Last year’s Gardens for Peace raking at the Malott Japanese Garden. Video courtesy of Olivia Smith
August 7 – 31, Garden hours
Volunteer hours for cranes (if available):
Weekdays, 11–3 p.m.; Weekends, 11–4 p.m.
Elizabeth Hubert Malott Japanese Garden
Free with Garden admission
To calm your mind, simply walk over the arched bridge to the Malott Japanese Garden, a place that evokes harmony and balance. This year, the dry garden is taking on special significance, as part of a national project to promote peace.
Just as you might see in a museum piece, there is art and meaning in the raked pattern of the gravel, a rendering of the Japanese word for peace, heiwa. The pattern was designed by enamel artist Toshiko Tanaka, a survivor of the atomic bomb in Hiroshima.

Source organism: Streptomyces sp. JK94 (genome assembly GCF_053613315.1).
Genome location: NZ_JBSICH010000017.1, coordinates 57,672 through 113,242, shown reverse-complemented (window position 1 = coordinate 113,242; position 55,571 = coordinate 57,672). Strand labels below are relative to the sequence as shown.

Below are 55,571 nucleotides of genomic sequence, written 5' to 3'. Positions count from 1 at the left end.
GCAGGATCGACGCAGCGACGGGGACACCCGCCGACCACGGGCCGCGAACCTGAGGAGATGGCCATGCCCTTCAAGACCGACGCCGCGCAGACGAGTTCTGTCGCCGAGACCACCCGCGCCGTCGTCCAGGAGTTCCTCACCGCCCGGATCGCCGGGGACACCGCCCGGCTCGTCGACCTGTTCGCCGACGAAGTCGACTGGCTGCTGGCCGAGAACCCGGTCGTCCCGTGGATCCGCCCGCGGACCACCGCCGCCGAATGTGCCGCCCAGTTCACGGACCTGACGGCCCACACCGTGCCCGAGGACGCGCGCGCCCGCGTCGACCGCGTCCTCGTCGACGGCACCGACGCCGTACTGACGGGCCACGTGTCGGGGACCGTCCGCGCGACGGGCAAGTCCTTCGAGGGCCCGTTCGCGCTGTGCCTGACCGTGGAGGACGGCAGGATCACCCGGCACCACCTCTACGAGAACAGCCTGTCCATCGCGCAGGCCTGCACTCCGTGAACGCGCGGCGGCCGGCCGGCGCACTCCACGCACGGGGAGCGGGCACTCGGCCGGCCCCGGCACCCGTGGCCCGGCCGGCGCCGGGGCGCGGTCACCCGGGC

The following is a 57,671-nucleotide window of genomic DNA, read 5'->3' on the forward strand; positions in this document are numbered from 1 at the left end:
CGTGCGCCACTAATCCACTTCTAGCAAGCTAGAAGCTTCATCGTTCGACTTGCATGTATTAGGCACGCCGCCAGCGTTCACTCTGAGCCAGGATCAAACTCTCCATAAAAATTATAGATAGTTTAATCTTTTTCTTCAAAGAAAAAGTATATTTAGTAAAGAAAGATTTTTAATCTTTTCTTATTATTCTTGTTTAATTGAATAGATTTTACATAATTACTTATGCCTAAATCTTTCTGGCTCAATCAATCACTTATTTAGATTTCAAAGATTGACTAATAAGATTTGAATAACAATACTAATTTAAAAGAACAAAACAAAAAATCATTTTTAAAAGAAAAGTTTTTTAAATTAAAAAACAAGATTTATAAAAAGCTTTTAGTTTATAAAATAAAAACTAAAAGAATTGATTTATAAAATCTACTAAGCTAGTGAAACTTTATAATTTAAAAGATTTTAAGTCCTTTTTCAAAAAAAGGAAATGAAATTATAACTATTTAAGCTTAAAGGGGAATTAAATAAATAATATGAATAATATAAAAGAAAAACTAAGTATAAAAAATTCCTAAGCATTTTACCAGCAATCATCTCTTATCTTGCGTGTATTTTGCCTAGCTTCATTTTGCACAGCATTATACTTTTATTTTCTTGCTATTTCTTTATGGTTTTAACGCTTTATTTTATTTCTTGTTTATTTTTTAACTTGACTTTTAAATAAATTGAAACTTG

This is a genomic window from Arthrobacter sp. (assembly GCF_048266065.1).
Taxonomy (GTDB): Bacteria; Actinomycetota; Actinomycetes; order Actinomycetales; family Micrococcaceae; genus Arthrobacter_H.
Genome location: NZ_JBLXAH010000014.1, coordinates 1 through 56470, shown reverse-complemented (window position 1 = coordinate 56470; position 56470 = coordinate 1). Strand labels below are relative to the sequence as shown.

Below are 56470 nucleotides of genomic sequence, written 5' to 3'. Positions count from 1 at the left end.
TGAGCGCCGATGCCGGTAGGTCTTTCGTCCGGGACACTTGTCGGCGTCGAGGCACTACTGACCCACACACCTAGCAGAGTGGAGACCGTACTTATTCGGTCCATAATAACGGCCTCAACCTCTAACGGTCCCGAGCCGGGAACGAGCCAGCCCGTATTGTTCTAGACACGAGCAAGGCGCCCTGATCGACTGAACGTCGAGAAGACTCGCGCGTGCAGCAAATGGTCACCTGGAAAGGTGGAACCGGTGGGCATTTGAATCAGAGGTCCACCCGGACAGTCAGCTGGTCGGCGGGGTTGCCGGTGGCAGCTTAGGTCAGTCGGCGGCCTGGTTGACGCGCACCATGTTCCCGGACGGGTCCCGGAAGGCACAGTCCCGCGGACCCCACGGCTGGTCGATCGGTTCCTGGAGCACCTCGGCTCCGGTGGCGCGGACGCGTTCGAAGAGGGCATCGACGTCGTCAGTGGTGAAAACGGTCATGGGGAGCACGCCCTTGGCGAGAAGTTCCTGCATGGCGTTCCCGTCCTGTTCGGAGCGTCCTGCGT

“The idea behind it reminds us how precious peace is for all humanity,” said Ayse Pogue, the Japanese Garden’s senior horticulturist.
Tanaka created the pattern as part of the North American Japanese Garden Association’s Gardens for Peace project, bringing communities together to promote peace. As part of the effort at the Malott Japanese Garden, volunteers will hand out origami paper cranes, a symbol of peace.